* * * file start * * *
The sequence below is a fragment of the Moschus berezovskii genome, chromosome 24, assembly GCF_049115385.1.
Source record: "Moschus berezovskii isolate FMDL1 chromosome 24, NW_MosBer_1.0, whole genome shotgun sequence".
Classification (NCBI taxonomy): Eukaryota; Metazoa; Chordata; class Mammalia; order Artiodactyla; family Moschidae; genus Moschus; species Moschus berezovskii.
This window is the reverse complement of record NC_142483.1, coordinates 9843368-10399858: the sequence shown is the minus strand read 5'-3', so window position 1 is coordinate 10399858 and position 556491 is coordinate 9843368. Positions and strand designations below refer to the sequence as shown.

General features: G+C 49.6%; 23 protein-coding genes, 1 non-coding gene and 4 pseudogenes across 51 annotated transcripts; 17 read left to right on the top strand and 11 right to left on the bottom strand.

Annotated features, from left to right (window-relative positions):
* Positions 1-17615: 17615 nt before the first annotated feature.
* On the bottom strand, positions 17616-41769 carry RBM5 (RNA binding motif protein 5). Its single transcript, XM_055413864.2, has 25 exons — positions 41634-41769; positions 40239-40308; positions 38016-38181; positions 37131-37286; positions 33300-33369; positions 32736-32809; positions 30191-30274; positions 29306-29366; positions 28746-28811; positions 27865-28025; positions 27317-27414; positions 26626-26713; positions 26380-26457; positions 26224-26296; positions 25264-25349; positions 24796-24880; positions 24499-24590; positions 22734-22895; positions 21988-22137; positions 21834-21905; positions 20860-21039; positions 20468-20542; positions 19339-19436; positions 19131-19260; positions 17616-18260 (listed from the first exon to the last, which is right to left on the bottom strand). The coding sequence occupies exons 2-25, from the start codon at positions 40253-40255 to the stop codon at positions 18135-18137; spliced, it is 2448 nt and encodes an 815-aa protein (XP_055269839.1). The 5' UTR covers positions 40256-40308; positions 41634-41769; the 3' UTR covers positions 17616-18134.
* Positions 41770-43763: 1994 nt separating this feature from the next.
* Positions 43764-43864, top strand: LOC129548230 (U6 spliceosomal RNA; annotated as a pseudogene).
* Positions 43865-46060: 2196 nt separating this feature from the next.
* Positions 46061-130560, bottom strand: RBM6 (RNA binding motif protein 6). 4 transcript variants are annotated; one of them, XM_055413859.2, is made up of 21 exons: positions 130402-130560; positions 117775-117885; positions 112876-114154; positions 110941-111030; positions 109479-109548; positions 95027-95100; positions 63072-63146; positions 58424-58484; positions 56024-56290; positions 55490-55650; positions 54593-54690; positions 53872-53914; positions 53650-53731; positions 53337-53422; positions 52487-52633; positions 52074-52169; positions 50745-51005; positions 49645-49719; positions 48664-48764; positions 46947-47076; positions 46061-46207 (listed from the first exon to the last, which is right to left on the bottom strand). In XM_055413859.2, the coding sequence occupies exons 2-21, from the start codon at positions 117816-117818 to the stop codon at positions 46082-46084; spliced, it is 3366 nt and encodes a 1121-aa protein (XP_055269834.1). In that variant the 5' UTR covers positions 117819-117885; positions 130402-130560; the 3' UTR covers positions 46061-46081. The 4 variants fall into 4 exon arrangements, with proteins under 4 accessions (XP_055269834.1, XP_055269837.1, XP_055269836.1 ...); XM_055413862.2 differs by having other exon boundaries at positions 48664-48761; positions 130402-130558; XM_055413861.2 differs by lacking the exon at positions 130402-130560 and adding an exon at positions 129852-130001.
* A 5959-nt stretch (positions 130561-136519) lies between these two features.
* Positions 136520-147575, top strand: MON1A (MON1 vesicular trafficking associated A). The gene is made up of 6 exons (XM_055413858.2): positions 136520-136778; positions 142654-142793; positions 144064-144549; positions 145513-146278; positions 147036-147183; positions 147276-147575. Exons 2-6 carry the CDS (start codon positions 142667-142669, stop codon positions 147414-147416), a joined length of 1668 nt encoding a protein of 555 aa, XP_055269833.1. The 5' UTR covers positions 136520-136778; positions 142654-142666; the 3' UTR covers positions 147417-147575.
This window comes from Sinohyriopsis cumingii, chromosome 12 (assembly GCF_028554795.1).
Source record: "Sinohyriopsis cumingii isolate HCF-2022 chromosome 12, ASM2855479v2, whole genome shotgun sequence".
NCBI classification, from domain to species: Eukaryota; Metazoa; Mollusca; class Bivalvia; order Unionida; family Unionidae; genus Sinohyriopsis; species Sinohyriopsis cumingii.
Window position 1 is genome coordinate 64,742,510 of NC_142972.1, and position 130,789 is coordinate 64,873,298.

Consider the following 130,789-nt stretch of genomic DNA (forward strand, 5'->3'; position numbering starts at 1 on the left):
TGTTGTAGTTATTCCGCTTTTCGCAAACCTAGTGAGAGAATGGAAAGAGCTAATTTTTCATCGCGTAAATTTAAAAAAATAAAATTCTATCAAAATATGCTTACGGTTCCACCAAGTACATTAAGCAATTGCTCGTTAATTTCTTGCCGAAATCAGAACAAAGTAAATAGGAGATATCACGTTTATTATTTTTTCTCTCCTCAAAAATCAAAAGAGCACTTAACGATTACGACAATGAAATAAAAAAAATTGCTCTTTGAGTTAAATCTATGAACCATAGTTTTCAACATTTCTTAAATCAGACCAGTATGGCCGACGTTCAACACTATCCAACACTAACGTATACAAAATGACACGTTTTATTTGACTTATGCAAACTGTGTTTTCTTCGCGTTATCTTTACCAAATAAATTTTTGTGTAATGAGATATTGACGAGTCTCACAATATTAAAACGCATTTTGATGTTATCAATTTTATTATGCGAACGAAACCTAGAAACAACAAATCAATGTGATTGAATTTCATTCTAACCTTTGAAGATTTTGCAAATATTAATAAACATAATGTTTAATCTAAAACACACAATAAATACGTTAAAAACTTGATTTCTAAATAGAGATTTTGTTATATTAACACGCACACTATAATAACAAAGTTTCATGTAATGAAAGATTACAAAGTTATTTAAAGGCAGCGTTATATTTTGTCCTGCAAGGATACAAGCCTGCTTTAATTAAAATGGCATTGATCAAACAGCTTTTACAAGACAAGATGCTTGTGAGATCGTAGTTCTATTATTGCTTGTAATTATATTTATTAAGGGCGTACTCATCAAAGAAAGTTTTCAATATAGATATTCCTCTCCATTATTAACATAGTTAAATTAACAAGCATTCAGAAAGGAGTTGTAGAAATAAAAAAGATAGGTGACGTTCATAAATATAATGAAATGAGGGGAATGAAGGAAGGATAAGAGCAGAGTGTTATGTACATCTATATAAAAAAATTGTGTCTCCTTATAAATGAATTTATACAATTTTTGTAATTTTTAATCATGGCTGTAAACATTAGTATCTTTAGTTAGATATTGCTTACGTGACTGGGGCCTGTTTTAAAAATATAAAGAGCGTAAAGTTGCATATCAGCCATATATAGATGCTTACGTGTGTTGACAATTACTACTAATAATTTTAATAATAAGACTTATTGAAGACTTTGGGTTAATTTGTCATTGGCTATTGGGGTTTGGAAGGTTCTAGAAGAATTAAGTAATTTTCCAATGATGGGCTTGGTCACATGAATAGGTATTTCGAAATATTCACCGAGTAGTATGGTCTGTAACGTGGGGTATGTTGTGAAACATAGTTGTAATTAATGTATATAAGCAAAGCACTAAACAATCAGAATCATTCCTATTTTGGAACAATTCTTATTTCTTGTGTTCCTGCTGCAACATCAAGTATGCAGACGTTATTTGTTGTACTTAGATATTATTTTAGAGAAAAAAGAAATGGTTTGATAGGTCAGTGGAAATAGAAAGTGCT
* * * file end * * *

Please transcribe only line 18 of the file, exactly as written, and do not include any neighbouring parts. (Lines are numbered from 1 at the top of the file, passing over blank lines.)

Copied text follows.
Window position 1 is genome coordinate 64,742,510 of NC_142972.1, and position 130,789 is coordinate 64,873,298.